If you’ve dedicated some time to estate planning, you may have some pretty good ideas about who should get the house, family heirlooms, and your 401(k) plan or life insurance policy after you pass away. But did you plan thoroughly enough? How confident do you feel that your priorities and values will truly be reflected in your estate plan?
Daniel Prebish, Director of Life Event Services for Wells Fargo Advisors in St. Louis, offers important insights, including dos and don’ts, for three common priorities of many estate plans: providing for family, transitioning a business, and giving to charity.
Providing for your family
Prebish says it can be a bit more complicated than signing your name on the dotted line and filing away your documents for a future date.
“It’s really important to understand that simply signing a document is not enough to assure that your wishes will be carried out,” Prebish says. “Asset titling and beneficiary designations need to be consistent with your will or living trust.” Also, if you die and a spouse or child is completely surprised by your estate plan, that can lead to problems and even litigation. With that in mind:
- Explain the general outline of your plan to family members ahead of time.
- Confirm that account ownership or beneficiary designations are not at odds with your will or trust. For example, if you mean to divide assets equally between your son and daughter but your checking account is in joint names with only your daughter then that account will go only to her.
- Hide the location of your assets or their worth from your executor or successor trustee. It will take much longer to carry out the will or trust if that information is missing.
- Place too many limits regarding information you share with your executor or the trustee who will administer your estate.
Transitioning your business
“Estate planning can be challenging for families who own a business—giving children the correct roles and making sure the roles are spelled out in the plan,” Prebish says.
He recalls working with a client on a written estate plan when he spotted one big potential mistake: Ownership in the business was going to be evenly divided among four children, so the child who was designated for the CEO role would not have a majority of voting shares. The children whom the owner viewed as “less capable” would actually be in control. With that in mind:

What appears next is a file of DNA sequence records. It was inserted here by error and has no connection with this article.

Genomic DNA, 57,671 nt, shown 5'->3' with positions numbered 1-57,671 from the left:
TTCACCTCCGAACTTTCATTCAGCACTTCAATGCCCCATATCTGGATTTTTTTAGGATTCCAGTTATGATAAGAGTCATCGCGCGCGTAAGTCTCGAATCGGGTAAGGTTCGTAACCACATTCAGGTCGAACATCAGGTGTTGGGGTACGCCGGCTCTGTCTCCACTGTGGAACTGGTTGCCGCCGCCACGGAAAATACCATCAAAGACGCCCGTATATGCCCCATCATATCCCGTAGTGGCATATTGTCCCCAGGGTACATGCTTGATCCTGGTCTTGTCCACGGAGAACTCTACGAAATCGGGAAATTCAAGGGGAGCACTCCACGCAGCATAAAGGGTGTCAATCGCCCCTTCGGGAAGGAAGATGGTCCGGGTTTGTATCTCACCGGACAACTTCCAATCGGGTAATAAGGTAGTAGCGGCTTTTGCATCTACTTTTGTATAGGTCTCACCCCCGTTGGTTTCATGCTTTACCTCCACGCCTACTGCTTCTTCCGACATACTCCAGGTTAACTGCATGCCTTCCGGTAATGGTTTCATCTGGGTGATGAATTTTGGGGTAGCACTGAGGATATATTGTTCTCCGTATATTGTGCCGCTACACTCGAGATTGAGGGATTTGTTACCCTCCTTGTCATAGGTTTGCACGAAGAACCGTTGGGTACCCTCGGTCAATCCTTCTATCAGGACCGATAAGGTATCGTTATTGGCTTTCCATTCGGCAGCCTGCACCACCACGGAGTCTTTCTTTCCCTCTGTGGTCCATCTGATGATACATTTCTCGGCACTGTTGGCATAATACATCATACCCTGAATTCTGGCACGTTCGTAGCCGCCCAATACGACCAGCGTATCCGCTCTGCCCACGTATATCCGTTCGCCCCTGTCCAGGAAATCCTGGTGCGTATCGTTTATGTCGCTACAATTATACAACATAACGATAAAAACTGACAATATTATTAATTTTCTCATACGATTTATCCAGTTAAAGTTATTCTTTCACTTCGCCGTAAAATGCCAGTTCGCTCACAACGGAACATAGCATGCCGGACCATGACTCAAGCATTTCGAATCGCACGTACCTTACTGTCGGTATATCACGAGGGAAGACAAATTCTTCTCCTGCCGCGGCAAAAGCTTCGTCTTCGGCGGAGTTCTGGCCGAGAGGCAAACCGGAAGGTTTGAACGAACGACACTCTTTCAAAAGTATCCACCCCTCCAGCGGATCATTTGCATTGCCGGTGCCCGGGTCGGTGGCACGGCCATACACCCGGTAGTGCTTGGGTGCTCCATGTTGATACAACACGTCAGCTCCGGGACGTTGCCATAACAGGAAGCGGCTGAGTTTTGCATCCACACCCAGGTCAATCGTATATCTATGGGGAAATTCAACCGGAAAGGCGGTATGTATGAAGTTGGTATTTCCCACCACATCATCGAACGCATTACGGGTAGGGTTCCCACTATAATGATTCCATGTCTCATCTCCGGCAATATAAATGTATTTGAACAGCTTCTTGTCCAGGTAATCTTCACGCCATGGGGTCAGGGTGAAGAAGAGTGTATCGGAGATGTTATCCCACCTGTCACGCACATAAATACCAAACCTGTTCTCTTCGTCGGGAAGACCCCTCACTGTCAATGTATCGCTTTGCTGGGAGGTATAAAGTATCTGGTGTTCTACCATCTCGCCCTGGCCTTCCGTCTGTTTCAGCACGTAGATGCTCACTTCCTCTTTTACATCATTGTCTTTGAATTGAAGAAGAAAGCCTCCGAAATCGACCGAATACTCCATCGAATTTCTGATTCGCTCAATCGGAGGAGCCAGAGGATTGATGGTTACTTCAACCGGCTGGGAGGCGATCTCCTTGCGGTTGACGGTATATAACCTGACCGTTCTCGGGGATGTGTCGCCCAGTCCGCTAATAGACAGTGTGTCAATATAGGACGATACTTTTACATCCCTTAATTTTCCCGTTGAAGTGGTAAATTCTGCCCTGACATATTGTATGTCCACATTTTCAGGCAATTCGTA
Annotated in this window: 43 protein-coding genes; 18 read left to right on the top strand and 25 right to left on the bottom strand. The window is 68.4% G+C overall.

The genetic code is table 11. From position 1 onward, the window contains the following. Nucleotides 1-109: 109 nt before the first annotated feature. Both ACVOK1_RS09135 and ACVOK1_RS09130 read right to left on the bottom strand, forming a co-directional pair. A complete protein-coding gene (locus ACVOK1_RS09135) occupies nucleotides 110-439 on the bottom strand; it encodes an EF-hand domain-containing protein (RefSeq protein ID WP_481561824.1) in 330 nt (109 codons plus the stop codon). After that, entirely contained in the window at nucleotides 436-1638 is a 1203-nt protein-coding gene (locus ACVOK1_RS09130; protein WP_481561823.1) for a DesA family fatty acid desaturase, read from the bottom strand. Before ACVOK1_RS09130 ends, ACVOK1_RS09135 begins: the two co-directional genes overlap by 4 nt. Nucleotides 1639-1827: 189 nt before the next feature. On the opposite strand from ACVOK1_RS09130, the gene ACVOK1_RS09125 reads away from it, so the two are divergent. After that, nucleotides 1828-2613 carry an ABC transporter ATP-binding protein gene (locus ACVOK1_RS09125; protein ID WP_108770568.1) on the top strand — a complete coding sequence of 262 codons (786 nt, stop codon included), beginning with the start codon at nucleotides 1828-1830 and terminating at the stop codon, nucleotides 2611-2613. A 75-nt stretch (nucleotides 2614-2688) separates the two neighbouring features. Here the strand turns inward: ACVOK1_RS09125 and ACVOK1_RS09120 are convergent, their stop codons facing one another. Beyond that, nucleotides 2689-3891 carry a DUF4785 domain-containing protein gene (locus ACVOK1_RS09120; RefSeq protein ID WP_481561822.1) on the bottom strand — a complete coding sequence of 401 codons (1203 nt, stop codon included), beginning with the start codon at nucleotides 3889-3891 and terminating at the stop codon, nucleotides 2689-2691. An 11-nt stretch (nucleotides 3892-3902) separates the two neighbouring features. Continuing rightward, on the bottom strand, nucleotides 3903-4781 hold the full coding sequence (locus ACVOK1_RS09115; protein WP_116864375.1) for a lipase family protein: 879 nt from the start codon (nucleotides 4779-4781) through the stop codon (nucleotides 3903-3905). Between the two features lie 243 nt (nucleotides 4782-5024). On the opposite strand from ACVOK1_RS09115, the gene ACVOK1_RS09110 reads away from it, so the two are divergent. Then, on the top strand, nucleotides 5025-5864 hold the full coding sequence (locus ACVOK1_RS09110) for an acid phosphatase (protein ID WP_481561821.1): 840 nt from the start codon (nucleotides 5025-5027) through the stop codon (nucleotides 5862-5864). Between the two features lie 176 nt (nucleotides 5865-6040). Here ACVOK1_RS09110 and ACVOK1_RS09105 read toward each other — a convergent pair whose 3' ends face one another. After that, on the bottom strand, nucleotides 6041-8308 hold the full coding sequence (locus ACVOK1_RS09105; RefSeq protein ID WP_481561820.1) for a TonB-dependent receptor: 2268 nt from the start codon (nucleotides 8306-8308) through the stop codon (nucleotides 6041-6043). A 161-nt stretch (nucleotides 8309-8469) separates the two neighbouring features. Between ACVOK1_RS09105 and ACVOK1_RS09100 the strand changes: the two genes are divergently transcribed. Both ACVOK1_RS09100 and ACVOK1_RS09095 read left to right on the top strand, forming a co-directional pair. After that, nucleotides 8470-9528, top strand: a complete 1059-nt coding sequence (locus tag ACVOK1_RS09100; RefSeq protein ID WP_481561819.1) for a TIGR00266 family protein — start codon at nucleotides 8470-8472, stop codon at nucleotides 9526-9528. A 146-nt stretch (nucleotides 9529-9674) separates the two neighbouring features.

- Begin planning for this transition as soon as possible to prepare children for roles that fit their capabilities. That includes having a plan that eventually gives the child who is running the business a majority of voting shares needed to run it properly.
- Make sure family values and business values are aligned. Does it make more sense to grow the business to the point where it can be sold, or can it be sustained as a family business for generations? Whatever the overarching goal, be sure to communicate it to your children.
- Assume that at some point you will quit working but the kids will continue to pay you a salary. If the children are not truly owners, they probably won’t learn how to operate like successful entrepreneurs. Instead, says Prebish, consider selling shares in the business to children; that way, a good portion of your income could be taxed as capital gains instead of ordinary income.
- Assume those you decide will take over the family business really understand what it takes to be successful. Children will only develop the necessary accounting skills, sales aptitude, customer service skills, or other requirements to effectively run the business if you give them responsibility in those areas.
Giving to charity
The impact of a charitable donation can be even greater if timed properly and if given from the proper type of asset in their estate. Prebish recalls a client who included a generous charitable gift in her will. “The client left a large IRA of similar value to the children,” he says. “We talked about the idea of doing just the opposite—leave the IRA to charity (because the charity would not pay tax on distributions), and leave other assets (that would get a step-up in cost basis to potentially reduce capital gains taxes ) to the children.”
- Arrange the right timing for your charitable gifts. Your attorney, tax advisor, and financial advisor can help you understand how you are impacted by the increase in the standard deduction, and limits on deducting state income taxes. Evaluate whether it would be beneficial for you to “bunch” charitable gifts into alternate years (possibly using a charitable donor-advised fund).
- If you have planned to make charitable bequests at death, consider making those gifts during your lifetime instead. If you don’t expect to owe federal estate taxes, it might be more advantageous to get the potential income tax deduction available for lifetime gifts. Also, you get the personal satisfaction that comes with making a positive difference you can see before you’re gone.
- Make charitable gifts today that would jeopardize your future financial security or current income needs.
- Give a noncash asset that the charity isn’t expecting or can’t easily manage. An art collection, for example, might be a welcome gift to a museum, but a burden to a food bank.